Research finds genetic explanation for beta cell decline in type 2 diabetes

A new study shows that beta cells stop replicating when missing a receptor on their surface through which key genetic changes for beta cell production happen.
The findings add more details to our understanding of progressive beta cell function decay in type 2 diabetes. They could also give rise to treatments artificially stimulating compounds to resume the beta cell growth cycle.
As insulin resistance progresses in the early onset of type 2 diabetes, the body initially tries to compensate by ramping up the production of beta cells. After a while, though, it eventually comes to a standstill, and researchers have long tried to understand why that is.
“Very often many of the beta cells that begin the cell cycle don’t complete it because the regulatory signals aren’t appropriate,” said senior investigator Rohit Kulkarni, Harvard Medical School. “The cells choose to die because that’s an easier route than completing the cell cycle.”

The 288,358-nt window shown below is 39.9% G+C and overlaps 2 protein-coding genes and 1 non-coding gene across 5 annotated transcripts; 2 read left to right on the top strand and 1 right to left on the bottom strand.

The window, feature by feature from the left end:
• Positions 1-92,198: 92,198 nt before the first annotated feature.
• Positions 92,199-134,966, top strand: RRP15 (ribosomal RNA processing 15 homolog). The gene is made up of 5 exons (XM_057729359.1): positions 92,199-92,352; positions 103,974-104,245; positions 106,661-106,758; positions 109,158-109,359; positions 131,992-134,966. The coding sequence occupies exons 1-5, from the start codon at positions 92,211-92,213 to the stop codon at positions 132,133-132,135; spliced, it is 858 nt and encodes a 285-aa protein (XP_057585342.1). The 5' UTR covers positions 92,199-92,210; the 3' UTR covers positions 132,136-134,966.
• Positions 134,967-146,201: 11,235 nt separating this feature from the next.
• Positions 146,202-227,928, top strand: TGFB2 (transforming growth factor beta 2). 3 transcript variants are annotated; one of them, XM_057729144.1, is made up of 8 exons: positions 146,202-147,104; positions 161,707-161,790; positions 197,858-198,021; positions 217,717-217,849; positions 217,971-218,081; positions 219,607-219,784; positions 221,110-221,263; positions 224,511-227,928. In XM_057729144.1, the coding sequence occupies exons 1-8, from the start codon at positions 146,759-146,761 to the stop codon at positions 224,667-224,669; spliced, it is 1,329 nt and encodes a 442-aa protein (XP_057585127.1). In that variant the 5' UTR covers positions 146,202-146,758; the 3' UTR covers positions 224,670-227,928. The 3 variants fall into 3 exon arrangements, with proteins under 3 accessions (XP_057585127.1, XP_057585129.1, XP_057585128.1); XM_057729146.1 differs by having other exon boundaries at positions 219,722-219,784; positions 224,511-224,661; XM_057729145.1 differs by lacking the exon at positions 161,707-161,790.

Previous studies only described part of that mechanism, by showing that the lack of a functional insulin receptor puts the brakes on a beta cell’s growth cycle. But this research pinpoints that a complex mechanism causes the reproductive cycle of a growing beta cell to stop, at which point the cell dies by apoptosis instead of maturing.
The current study provides another facet to the non-proliferation of beta cells: without this insulin receptor, and by extension appropriate insulin signalling, a protein changing gene expression to kick off this cycle is deactivated.
The FOXM1 protein is thought to regulate genes that promote the expression of two compounds, CENP-1 and PLK1, that help separate the beta cell’s chromosomes just before it divides.
Researchers found that beta cells – that supposedly did not complete their growth cycle – from donors with type 2 diabetes had lower levels of the compounds.
In addition to that, CENP-A and PLK1 seem to work in close collaboration to help beta cell growth as mice that lacked one of the two, here CENP-A, could not make more beta cells.
Kulkarni added that the research could result in treatments not only for type 2 diabetes but for type 1 diabetes, in which beta cells are wiped out by autoimmune attack.
The findings appear online in the journal Cell Metabolism.

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